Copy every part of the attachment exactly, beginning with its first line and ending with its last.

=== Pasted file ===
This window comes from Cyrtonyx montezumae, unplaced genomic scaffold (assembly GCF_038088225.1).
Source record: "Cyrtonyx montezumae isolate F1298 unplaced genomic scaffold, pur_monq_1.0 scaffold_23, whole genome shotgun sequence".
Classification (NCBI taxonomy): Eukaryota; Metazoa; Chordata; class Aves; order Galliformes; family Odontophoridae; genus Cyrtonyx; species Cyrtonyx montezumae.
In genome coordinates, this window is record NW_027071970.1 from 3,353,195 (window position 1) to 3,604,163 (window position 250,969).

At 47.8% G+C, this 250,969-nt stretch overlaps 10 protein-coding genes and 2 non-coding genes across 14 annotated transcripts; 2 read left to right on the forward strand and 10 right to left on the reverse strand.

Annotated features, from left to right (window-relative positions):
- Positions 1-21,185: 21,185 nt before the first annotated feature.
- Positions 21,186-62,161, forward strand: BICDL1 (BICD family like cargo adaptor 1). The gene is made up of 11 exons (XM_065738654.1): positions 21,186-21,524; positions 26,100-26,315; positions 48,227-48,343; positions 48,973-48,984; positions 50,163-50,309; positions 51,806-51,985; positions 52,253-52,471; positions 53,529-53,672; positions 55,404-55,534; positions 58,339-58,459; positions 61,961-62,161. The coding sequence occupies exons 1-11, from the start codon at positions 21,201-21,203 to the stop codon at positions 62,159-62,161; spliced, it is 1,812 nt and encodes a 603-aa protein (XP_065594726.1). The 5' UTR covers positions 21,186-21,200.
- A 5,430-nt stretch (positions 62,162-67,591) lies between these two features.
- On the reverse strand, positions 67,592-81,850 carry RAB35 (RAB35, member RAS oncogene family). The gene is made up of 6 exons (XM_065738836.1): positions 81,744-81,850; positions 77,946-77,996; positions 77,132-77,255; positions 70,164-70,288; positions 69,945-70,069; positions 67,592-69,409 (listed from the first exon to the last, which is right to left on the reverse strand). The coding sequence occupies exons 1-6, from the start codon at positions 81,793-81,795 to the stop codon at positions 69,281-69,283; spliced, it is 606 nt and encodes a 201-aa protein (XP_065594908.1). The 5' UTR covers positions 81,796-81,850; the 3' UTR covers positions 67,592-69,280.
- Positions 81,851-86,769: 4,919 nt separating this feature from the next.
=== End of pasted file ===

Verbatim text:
This window comes from Cyrtonyx montezumae, unplaced genomic scaffold (assembly GCF_038088225.1).
Source record: "Cyrtonyx montezumae isolate F1298 unplaced genomic scaffold, pur_monq_1.0 scaffold_23, whole genome shotgun sequence".
Classification (NCBI taxonomy): Eukaryota; Metazoa; Chordata; class Aves; order Galliformes; family Odontophoridae; genus Cyrtonyx; species Cyrtonyx montezumae.
In genome coordinates, this window is record NW_027071970.1 from 3,353,195 (window position 1) to 3,604,163 (window position 250,969).

At 47.8% G+C, this 250,969-nt stretch overlaps 10 protein-coding genes and 2 non-coding genes across 14 annotated transcripts; 2 read left to right on the forward strand and 10 right to left on the reverse strand.

Annotated features, from left to right (window-relative positions):
- Positions 1-21,185: 21,185 nt before the first annotated feature.
- Positions 21,186-62,161, forward strand: BICDL1 (BICD family like cargo adaptor 1). The gene is made up of 11 exons (XM_065738654.1): positions 21,186-21,524; positions 26,100-26,315; positions 48,227-48,343; positions 48,973-48,984; positions 50,163-50,309; positions 51,806-51,985; positions 52,253-52,471; positions 53,529-53,672; positions 55,404-55,534; positions 58,339-58,459; positions 61,961-62,161. The coding sequence occupies exons 1-11, from the start codon at positions 21,201-21,203 to the stop codon at positions 62,159-62,161; spliced, it is 1,812 nt and encodes a 603-aa protein (XP_065594726.1). The 5' UTR covers positions 21,186-21,200.
- A 5,430-nt stretch (positions 62,162-67,591) lies between these two features.
- On the reverse strand, positions 67,592-81,850 carry RAB35 (RAB35, member RAS oncogene family). The gene is made up of 6 exons (XM_065738836.1): positions 81,744-81,850; positions 77,946-77,996; positions 77,132-77,255; positions 70,164-70,288; positions 69,945-70,069; positions 67,592-69,409 (listed from the first exon to the last, which is right to left on the reverse strand). The coding sequence occupies exons 1-6, from the start codon at positions 81,793-81,795 to the stop codon at positions 69,281-69,283; spliced, it is 606 nt and encodes a 201-aa protein (XP_065594908.1). The 5' UTR covers positions 81,796-81,850; the 3' UTR covers positions 67,592-69,280.
- Positions 81,851-86,769: 4,919 nt separating this feature from the next.